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Venezuela interim leader vows to tackle crime

As Venezuela prepares to elect a successor to late leader Hugo Chavez, interim President Nicolas Maduro announces an initiative to combat violence.

April 01, 2013|By Mery Mogollon and Chris Kraul, Los Angeles Times
  • Opposition presidential candidate Henrique Capriles said supporters would hold candlelight marches Tuesday night to demand that the Venezuelan government address rising crime.
Opposition presidential candidate Henrique Capriles said supporters… (Fernando Llano / Associated…)

CARACAS, Venezuela — Interim President Nicolas Maduro on Monday raised the curtain on Venezuela's abbreviated campaign to elect a successor to Hugo Chavez, lavishly praising the late leader during a televised address but promising to tackle escalating crime, perhaps Chavez's darkest legacy.

The 50-year-old Maduro, a former bus driver and socialist union leader, is heavily favored to beat his challenger, Gov. Henrique Capriles of Miranda state, in the April 14 election to fill out Chavez's six-year term.

The snap election was called after Chavez died of cancer March 5. Maduro, who had been vice president and foreign minister under Chavez, was sworn in as interim president March 8. Campaigning has been limited to Tuesday through April 11.

Recent polls give Maduro leads ranging from 8 to 20 percentage points, reflecting popular sympathy for Chavez, who had designated Maduro as his political heir. Maduro also reaps the goodwill generated by Chavez's social welfare programs, which are highly popular with Venezuela's poor.

In recent days, Maduro has referred to Chavez as "Christ the redeemer of the poor" and to himself as his apostle.

But Maduro is also inheriting rampant violent crime that has quadrupled since 1999, when Chavez took power. Crime is voters' top concern, according to analysts, and could be Maduro's electoral Achilles' heel. On Monday, he announced an initiative called "Movement for Peace and Life" to combat violence.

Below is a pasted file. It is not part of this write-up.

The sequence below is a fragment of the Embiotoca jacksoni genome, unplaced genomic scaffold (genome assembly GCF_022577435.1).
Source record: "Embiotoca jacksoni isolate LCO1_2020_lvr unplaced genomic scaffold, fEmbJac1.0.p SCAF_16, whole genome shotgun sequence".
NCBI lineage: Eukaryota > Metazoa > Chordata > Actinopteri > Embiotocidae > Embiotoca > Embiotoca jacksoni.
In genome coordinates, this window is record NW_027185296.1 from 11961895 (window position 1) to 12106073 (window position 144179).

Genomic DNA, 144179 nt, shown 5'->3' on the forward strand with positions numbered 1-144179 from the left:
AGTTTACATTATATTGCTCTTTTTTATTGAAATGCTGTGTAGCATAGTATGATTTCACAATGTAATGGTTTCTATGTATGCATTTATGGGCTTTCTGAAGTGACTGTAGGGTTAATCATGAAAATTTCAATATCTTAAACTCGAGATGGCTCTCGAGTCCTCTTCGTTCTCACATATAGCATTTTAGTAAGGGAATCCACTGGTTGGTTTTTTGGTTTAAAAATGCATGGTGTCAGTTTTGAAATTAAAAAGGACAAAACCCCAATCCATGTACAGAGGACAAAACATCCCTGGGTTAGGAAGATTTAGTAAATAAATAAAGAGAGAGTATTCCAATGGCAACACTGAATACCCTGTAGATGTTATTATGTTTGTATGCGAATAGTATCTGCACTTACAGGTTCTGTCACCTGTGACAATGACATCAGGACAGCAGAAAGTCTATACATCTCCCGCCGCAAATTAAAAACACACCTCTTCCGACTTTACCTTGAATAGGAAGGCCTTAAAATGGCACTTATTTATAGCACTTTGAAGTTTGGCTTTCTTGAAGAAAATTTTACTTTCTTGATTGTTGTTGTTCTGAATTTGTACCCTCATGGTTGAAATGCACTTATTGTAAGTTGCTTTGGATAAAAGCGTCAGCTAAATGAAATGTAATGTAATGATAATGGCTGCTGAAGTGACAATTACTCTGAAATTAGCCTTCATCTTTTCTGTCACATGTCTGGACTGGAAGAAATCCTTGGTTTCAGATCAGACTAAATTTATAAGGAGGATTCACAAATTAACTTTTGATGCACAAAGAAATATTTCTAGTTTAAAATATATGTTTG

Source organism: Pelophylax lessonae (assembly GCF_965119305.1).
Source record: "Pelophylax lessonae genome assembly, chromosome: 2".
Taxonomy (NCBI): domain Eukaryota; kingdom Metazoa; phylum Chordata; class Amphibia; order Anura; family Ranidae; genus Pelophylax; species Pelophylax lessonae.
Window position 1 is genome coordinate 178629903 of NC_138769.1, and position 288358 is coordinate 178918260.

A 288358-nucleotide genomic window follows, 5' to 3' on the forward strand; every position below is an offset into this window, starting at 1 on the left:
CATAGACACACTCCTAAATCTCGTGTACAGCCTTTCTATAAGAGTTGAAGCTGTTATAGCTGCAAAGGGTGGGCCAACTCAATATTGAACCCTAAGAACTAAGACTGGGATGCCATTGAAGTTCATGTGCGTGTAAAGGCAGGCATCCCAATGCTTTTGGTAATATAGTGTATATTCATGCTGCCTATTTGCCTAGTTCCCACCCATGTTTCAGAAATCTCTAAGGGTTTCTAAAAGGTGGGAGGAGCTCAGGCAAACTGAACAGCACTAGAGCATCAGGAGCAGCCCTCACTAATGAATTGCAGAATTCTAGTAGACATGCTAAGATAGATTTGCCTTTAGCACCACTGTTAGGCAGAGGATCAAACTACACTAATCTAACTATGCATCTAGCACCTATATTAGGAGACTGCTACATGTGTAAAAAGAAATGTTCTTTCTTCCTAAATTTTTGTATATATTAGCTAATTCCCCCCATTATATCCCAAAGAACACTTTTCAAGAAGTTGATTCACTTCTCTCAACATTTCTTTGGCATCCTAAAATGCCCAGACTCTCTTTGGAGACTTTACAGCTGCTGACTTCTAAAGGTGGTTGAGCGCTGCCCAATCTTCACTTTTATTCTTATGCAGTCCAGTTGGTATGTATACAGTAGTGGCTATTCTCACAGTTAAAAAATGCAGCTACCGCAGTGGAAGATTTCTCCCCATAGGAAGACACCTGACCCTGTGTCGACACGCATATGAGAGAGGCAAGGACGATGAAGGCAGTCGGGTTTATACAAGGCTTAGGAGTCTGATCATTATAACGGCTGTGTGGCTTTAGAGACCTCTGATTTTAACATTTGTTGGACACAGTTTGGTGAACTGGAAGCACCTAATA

"You all have the right to life," Maduro said in his speech, broadcast from an adult school in Caracas' Catia slum. "Join us to end violence and kidnapping.... Any of these victims could be your sisters, your parents."

He invoked the so-called cadena law that requires all TV and radio stations to carry his speech.

Maduro may have been responding to news reports Monday of a 7% increase in violent deaths handled by the city morgue over the first three months of the year compared with the same period in 2012. About two-thirds of the bodies brought there typically are murder victims, said El Universal newspaper.

The government has not released official crime statistics since 2004.

Meanwhile, Capriles, 40, who lost to Chavez in October by 10 percentage points, announced at a news conference Monday that supporters would hold candlelight marches Tuesday night in 19 states to demand that the government address rising crime.

Marchers "will make us feel the dream our nation has of being able to walk through the streets after dark," Capriles said. "Public spaces should belong to the citizens."

Chavez had drawn heavy criticism for failing to direct sufficient government resources to tackling crime during his presidency. On various occasions, he had either refused to acknowledge it or, as Maduro did Monday, blamed it on capitalism.

Capriles also criticized Maduro's use of the cadena as an unfair campaign advantage that the National Electoral Commission should prohibit.

"We're not asking for anything that isn't stipulated" by Venezuelan law, Capriles said. "We believe that all should have the same rights."

Special correspondents Mogollon reported from Caracas and Kraul from Bogota, Colombia.

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